6. Tell everything to your stylist – If you are prone to falling hair, sensitive scalp tell everything to your stylist before the treatment. The date of your previous hair treatments, allergic reactions and other hair treatments you had. It’s best to tell them everything to ensure a safe treatment.

7. If worst comes to worst? – Hopefully not. It pays to know the owner or the manager of the salon. When problems persist, it’s better to talk to the salon owner than the stylist. Trust me, I’ve experienced one. A warning though, some managers and salon owners are not customer service oriented people. The owner of RH salon never had the balls to face me in person. He always sends different (and sorry) futile staff during hearings. Hello owner? Your staff can’t even take a decision in behalf of the company.  How can we resolve the issue?  Oh well, I think that was the strategy of the company. You have intentions to belittle and ignore powerless clients.  I guess owner is concerned with increasing his branches than dealing with maltreated clients. Well then, good luck and I wish you more unhappy clients. Oh let us spare the clients, what I’d like to say is I wish that their clients find better salons.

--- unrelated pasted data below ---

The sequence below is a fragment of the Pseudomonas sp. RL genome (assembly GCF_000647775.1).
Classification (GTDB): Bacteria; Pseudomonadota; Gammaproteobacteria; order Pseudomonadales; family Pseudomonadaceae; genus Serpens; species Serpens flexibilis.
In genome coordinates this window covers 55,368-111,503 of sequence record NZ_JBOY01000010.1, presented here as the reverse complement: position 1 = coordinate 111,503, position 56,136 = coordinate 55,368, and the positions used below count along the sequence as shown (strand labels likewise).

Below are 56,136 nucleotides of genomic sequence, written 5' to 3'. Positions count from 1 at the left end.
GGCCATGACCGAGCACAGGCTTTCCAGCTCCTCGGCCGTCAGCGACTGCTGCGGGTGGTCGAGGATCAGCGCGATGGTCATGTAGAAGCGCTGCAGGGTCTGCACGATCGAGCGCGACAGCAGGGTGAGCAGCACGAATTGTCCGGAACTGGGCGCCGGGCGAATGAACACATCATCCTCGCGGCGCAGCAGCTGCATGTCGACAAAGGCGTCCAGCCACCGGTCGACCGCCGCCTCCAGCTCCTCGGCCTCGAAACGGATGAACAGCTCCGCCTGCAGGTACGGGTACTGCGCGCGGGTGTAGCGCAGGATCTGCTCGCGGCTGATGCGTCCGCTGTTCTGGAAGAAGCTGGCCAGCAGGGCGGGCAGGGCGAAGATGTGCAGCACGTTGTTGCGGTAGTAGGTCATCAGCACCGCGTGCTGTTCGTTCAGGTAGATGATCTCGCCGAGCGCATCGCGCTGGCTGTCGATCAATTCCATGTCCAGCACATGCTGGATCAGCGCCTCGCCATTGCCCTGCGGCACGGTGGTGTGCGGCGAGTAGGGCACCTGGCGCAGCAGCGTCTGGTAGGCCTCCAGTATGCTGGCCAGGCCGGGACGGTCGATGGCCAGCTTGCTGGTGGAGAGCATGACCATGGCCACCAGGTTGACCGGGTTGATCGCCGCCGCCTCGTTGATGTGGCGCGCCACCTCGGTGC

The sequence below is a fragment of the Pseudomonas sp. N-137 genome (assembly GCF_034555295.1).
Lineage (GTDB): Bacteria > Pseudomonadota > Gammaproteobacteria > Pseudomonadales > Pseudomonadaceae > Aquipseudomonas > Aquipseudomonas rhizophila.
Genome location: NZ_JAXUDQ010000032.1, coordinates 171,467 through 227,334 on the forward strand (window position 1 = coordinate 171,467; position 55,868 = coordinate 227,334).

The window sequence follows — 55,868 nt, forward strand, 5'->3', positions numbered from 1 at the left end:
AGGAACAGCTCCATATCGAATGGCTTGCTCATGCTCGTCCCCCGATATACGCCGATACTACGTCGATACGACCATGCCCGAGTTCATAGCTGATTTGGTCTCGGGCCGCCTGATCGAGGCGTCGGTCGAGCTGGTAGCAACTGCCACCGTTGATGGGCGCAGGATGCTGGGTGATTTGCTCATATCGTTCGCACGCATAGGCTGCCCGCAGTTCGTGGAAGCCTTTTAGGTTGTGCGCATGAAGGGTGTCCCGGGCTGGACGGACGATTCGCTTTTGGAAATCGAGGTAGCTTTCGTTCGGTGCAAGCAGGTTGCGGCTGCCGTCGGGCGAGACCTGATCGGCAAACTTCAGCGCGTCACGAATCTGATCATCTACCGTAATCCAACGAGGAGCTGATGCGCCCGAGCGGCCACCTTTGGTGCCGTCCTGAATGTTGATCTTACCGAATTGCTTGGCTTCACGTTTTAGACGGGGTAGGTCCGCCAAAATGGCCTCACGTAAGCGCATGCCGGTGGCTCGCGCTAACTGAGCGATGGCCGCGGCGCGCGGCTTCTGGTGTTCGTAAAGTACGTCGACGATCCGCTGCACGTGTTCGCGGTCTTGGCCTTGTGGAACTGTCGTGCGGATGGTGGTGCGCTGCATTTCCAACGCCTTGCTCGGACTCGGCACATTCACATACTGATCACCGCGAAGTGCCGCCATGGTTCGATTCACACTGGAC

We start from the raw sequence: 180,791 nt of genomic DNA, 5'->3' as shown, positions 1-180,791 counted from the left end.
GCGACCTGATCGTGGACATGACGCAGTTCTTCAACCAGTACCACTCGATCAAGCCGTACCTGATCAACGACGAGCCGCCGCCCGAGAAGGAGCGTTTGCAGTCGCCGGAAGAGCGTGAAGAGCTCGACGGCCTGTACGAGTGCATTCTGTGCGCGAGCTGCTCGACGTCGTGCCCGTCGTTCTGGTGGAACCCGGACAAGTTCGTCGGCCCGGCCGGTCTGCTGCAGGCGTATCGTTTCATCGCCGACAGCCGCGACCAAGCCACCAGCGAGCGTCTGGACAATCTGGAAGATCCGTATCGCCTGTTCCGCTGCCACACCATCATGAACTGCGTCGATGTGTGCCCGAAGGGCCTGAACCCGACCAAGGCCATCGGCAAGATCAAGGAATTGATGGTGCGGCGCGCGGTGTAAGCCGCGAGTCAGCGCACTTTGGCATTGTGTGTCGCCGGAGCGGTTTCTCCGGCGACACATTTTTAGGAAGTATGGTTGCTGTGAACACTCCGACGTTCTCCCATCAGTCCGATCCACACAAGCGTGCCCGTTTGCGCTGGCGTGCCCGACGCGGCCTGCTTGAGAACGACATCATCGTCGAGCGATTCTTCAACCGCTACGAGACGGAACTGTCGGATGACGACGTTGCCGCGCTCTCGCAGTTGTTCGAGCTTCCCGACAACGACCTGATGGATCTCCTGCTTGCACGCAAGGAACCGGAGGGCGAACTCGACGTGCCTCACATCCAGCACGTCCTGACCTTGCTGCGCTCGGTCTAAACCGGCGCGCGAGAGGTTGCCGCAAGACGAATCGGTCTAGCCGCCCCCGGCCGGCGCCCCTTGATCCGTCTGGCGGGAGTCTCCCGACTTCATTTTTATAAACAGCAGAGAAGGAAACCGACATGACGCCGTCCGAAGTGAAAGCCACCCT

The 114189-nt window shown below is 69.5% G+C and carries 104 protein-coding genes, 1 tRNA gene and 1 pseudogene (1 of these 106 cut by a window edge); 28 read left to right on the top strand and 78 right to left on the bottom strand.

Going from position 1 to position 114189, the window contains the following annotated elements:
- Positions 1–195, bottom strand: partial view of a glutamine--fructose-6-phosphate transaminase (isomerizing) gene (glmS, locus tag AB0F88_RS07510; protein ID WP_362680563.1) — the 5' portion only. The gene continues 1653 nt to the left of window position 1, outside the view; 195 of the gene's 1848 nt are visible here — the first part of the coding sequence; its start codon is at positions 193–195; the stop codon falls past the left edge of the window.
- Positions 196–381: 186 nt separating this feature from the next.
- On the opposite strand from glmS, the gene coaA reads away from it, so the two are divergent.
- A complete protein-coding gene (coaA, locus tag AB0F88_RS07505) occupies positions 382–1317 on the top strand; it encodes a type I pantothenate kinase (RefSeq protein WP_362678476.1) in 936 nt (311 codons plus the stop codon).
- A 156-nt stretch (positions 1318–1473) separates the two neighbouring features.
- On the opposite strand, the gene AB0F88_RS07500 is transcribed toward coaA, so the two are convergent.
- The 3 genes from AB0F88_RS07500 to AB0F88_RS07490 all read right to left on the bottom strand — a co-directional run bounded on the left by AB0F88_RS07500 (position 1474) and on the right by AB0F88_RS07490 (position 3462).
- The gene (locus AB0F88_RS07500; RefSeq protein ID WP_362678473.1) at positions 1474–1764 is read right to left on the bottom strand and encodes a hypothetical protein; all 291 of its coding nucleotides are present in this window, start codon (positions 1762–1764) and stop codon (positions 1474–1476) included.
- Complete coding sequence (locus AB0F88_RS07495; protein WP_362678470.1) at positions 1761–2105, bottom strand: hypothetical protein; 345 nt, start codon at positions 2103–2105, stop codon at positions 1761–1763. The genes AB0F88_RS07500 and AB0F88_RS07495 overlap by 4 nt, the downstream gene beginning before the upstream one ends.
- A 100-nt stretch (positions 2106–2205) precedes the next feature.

I still suggest that you report failed hair treatments to the owners because they are more concerned over the company. Their life and future are at stake in cases of failed hair treatment. Cases like these should be dealt on a higher level.

For treatment, the dermatologist is your go to person in worst cases. Consult a dermatologist immediately and pray that things will be fine. If you have rebonding misery stories, you may also email and comment on my blog. I will be a good listener and hopefully I could help. 🙂

So far, these are what I can share on my five years of hair rebonding. In the next years, I hope I could still receive SAFE and EFFECTIVE hair rebonding procedures. Better yet, if technology can bring a system that is better than hair rebonding then why not? All for the dream of owning the best crowning glory!